A NEW ENTERPRISE Ireland startup fund for agribusiness could present Irish farmers with a welcome chance to diversify their business.
Many Irish farmers are heavily reliant on subsidies to keep their farms afloat, while the UK’s decision to leave the EU is likely spell more bad news for the sector as fluctuations in the exchange rate between the British pound and the euro is likely to cause a drop in Irish agri-exports to Britain.
Money from the Competitive Feasibility Fund (CFF) will be awarded to entrepreneurs and early-stage companies in the agri space that Enterprise Ireland think have the best chance join its High Potential Start-up (HPSU) ranks and within three years will reach €1 million in sales and employ over 10 staff.
There is a total of €200,000 available and it will be given in lots of €25,000.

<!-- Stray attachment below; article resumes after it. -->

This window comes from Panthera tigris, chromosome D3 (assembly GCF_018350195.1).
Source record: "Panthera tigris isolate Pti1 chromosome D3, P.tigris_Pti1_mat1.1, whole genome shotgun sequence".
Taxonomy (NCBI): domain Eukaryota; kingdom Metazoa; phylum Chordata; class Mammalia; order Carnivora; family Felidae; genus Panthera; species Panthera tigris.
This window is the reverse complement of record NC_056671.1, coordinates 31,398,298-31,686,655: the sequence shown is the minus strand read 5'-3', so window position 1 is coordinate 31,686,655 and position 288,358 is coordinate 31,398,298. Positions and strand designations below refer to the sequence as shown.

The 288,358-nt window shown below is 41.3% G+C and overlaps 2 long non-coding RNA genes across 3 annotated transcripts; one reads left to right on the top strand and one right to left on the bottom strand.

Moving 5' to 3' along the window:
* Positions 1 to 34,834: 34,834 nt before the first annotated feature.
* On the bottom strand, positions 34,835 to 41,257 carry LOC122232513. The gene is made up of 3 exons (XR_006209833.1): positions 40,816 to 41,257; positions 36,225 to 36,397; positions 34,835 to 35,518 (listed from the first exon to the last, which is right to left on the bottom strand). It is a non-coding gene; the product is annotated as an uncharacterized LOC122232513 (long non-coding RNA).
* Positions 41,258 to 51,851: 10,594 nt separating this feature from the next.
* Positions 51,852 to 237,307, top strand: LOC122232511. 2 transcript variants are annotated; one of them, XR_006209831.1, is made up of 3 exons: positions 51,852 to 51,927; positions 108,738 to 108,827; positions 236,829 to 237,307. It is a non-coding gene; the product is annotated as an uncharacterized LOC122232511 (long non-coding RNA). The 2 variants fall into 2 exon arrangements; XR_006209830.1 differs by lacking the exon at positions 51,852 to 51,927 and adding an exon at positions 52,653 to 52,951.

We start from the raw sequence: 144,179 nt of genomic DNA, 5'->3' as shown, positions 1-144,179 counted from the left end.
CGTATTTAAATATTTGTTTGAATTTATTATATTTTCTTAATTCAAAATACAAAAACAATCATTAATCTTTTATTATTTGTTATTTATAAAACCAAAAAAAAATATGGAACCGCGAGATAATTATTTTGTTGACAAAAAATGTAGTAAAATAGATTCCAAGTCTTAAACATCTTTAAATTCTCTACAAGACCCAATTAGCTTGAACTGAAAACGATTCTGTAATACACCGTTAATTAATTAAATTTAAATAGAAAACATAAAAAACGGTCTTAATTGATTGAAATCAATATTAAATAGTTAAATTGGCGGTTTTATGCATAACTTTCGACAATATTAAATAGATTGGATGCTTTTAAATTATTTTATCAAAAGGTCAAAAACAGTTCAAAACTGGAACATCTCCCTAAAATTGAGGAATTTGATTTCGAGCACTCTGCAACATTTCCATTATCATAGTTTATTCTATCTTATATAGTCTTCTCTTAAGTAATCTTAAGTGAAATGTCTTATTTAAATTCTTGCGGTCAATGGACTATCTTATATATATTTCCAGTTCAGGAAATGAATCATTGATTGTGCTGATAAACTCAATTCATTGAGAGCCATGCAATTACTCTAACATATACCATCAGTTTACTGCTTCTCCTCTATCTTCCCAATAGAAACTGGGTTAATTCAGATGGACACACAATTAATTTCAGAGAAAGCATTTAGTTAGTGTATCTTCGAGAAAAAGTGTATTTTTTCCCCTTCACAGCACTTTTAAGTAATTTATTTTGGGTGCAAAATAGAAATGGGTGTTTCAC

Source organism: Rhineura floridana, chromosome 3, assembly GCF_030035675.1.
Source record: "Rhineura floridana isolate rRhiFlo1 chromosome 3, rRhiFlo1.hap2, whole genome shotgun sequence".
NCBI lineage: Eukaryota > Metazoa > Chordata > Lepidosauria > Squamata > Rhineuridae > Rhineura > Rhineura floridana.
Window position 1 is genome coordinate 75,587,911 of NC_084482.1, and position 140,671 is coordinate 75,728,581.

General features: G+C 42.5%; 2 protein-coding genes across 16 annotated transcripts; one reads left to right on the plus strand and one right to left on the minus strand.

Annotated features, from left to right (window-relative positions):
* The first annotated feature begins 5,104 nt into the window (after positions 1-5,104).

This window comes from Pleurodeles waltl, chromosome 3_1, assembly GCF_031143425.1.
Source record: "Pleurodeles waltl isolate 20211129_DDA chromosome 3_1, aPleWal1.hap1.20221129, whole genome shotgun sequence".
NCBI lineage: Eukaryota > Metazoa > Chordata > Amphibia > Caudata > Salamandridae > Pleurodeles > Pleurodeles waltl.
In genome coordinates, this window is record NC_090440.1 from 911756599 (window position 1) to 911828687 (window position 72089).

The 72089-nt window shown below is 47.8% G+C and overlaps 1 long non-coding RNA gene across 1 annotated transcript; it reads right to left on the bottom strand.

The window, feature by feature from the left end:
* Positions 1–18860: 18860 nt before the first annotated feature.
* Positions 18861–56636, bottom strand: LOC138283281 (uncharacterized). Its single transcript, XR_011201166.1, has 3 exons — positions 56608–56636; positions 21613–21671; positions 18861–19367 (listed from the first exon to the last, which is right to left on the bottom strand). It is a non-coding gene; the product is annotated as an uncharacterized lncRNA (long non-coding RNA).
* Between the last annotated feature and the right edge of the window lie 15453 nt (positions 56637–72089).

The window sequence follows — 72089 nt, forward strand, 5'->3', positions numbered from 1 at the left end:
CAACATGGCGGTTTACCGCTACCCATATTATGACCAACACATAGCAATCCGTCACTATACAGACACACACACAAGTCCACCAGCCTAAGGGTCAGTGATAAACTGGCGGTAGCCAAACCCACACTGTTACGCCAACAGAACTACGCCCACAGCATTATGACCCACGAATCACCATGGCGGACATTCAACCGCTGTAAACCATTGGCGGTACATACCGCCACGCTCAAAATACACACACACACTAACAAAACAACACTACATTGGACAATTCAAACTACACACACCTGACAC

Minister for Jobs Mary Mitchell O’Connor said Ireland has a tradition of developing world-renowned agribusinesses and this fund it aimed at finding the next big idea while also creating more jobs down the country.
“Competitive feasibility funds are all about developing new businesses that will create jobs in every region in Ireland – something this government is deeply committed to,” she said.
“If you are a potential entrepreneur or early-stage business in the agri-business sector, this Competitive Feasibility Fund can help you get started.”
The new fund for agri-startups has followed the launch of similar Enterprise Ireland initiatives targeted at funding fintech startups, female entrepreneurs, early-stage companies based outside Dublin and overseas founders.
The Irish food and agribusiness sector is estimated to be worth €24 billion to the Irish economy and employs roughly 150,000 people.
Last year, Irish agri-food exports totaled €10.8 billion, with the UK and other EU economies the most prominent destination for goods from Ireland.
According to CFF programme manager Denis Duggan, Irish agricultural machinery exports alone are valued in excess of €100 million per annum.